Investment industry

Choosing the right income funds to help meet client goals

Guest authors

Equity income funds have had a tough three years, but the right funds can play an important role in helping to meet clients’ goals, especially in retirement. We asked Robin Geffen, Head of Liontrust’s Global Equity Team, about the performance features of equity income funds and the outlook for them in 2020.

Portait of Robin Geffen

Robin Geffen, Head of the Liontrust Global Equity Team

Choosing the right income funds to help meet client goals

There’s no doubt that it’s been a challenging three years for most equity income funds. But these funds can play an important role in helping to meet clients’ goals. So what’s ahead for this much needed approach, and what should advisers look for when choosing an equity income fund?

We posed these questions and more to Robin Geffen, Head of Liontrust’s Global Equity Team. As we hear, choosing the right income fund is about more than attractive yield; it’s also about prioritising future income growth without sacrificing capital.

Why has it been a tough few years for equity income funds?

UK equity income funds have, in general, endured a difficult time over the past three years. Very few have been able to outperform the FTSE® All-Share Index. Clearly, certain top-down forces such as Brexit have created a more challenging backdrop. However, we would argue the trend within the market to chase yield has been the main driver.

Many popularly held UK income stocks have a high yield because their share prices have fallen considerably. This is largely because there’s uncertainty whether those companies will be able to grow their dividends given slowing earnings.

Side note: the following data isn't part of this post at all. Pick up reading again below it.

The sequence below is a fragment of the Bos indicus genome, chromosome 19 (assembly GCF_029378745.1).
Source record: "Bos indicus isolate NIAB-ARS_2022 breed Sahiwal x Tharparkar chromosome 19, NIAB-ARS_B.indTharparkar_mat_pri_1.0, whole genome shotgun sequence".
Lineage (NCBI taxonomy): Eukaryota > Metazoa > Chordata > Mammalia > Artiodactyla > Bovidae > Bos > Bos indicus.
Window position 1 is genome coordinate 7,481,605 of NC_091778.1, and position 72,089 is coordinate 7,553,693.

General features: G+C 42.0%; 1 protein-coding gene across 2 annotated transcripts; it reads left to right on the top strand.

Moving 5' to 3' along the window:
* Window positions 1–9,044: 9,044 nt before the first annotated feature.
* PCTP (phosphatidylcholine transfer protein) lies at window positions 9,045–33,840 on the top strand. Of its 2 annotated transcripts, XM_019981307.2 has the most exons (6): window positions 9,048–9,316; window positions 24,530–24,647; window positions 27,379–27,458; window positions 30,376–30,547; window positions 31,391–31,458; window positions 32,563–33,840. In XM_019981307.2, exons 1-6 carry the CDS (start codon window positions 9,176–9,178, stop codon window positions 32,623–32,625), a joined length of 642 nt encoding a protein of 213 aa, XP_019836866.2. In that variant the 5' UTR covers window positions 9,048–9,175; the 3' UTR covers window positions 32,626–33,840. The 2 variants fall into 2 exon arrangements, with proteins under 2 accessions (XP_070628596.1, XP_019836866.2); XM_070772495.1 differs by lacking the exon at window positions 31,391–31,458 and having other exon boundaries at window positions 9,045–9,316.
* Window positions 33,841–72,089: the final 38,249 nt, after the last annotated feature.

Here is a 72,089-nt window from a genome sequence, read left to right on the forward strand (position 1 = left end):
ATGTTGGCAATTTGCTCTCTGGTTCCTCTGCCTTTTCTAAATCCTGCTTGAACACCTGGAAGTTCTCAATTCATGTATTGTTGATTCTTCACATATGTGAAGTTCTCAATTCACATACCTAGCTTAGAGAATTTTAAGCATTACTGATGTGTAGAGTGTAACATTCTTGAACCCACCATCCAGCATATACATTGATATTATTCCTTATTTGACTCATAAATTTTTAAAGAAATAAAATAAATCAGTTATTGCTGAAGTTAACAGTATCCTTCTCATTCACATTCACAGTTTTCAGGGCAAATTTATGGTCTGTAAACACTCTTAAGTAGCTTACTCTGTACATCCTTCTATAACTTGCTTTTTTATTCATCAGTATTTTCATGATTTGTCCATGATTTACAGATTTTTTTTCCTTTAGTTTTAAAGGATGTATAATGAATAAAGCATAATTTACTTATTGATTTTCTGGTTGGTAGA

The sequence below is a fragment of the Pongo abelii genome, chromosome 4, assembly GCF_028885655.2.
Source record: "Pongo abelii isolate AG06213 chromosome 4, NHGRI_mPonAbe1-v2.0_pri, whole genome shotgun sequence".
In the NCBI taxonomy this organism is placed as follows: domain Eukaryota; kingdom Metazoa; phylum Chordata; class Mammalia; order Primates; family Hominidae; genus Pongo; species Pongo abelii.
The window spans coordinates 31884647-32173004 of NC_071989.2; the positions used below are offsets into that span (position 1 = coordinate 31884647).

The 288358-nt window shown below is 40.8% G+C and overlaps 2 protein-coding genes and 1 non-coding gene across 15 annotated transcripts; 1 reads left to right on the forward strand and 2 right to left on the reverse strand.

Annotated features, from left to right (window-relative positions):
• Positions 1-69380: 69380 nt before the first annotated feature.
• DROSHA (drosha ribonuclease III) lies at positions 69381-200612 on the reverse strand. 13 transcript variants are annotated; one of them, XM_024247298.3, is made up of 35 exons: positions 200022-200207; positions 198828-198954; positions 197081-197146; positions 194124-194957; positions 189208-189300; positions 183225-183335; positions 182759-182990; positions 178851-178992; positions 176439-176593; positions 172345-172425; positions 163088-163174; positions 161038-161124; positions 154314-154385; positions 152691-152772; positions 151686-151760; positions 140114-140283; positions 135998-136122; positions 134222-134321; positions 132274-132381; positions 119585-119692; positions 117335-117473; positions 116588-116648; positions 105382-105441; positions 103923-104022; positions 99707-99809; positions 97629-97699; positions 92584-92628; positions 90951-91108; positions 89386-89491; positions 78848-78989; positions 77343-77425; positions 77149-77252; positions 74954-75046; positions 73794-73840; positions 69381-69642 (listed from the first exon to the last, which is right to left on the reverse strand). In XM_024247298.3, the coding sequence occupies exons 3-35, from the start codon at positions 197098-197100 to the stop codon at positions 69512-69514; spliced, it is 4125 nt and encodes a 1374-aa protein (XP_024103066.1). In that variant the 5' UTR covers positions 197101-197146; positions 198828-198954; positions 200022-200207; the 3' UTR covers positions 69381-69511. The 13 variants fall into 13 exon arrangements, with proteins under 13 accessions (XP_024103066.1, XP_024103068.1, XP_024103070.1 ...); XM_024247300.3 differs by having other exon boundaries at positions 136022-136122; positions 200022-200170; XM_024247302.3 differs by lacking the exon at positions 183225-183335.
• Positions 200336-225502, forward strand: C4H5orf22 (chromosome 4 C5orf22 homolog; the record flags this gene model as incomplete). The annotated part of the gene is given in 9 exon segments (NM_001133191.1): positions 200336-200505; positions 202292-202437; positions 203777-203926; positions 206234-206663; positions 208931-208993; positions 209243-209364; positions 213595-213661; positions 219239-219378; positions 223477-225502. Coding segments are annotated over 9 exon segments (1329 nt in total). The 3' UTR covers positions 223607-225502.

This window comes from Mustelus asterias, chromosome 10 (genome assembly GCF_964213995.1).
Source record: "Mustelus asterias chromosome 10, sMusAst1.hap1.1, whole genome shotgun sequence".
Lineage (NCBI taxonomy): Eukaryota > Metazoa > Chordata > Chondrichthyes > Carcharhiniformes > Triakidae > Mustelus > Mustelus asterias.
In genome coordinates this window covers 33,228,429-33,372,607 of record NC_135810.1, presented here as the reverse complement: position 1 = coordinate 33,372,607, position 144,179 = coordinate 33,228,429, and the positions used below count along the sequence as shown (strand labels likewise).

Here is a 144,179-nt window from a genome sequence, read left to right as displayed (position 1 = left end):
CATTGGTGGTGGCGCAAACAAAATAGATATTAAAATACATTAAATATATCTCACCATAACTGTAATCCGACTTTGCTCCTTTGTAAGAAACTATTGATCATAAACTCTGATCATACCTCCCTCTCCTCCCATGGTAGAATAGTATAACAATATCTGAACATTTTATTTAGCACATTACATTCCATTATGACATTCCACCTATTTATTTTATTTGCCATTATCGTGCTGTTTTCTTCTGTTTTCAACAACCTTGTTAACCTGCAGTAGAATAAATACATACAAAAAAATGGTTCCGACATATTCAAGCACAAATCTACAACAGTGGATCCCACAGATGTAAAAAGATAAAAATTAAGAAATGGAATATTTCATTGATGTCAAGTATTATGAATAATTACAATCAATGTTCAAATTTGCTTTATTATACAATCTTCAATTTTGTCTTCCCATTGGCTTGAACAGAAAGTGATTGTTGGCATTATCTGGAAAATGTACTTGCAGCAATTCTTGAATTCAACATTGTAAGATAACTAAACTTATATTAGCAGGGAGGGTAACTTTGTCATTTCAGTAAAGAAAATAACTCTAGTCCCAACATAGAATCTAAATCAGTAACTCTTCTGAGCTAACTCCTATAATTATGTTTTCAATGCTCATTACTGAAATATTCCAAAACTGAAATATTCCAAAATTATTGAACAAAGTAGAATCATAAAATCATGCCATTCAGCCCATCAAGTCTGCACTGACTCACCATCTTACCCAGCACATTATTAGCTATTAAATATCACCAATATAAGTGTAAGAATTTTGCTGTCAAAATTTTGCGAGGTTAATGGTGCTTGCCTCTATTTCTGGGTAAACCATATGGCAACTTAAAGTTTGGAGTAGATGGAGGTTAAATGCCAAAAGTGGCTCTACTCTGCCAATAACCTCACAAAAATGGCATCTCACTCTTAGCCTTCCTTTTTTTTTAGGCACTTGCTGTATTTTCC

This means funds can appear attractive because they have a high yield – but this may be achieved by risking both investors’ future income and capital growth. Given that a high proportion of UK income funds’ yield is generated by companies with low dividend cover, we believe it’s vital advisers focus on funds that don’t just aim to deliver an attractive yield but are prioritising future income growth without sacrificing capital. Dividend cover illustrates the amount of a company’s earnings paid out in dividends to shareholders. Dividend cover of less than one suggests the company is either using last year’s profits or debt to pay its dividend, both of which are unsustainable.

How do equity income funds deal with market volatility?

Historically, during more challenging market conditions, equity income funds have tended to outperform growth funds, such as in 2008, 2011 and 2018. In simple terms, this is because equity income funds invest in companies that pay dividends to shareholders, and there are defensive characteristics associated with those types of stocks. For example, a management team being careful about allocating company money.

However, for investors, the key reason is that equity income funds offer a more evenly weighted total return, comprising both capital growth and income. Growth funds’ returns, by nature, are almost entirely driven by capital growth alone, making them more susceptible to periods of market underperformance.

Although equity income funds aren’t immune from market downturns, the income they generate from the dividends they receive can help to offset these. Investors can then either choose to receive this income, or reinvest those dividends and benefit from the power of compounding.

How can equity income funds help advisers to meet client goals?

Equity income funds can be highly effective for advisers to help meet client objectives. Because they can offer capital and income growth, they can be used in lower and higher risk portfolios.

Using equity income in a long-term, growth-orientated portfolio is a good example. It gives investors exposure to equity markets and, via accumulation share classes, means they can compound their overall return by reinvesting the dividends they receive.

How can equity income funds help support clients’ longer retirements?

Given demographic shifts, the need for income-producing investments is becoming ever-more important. People are generally living longer, so advisers have to work harder than ever to make sure their clients have enough savings to enjoy their well-earned retirement.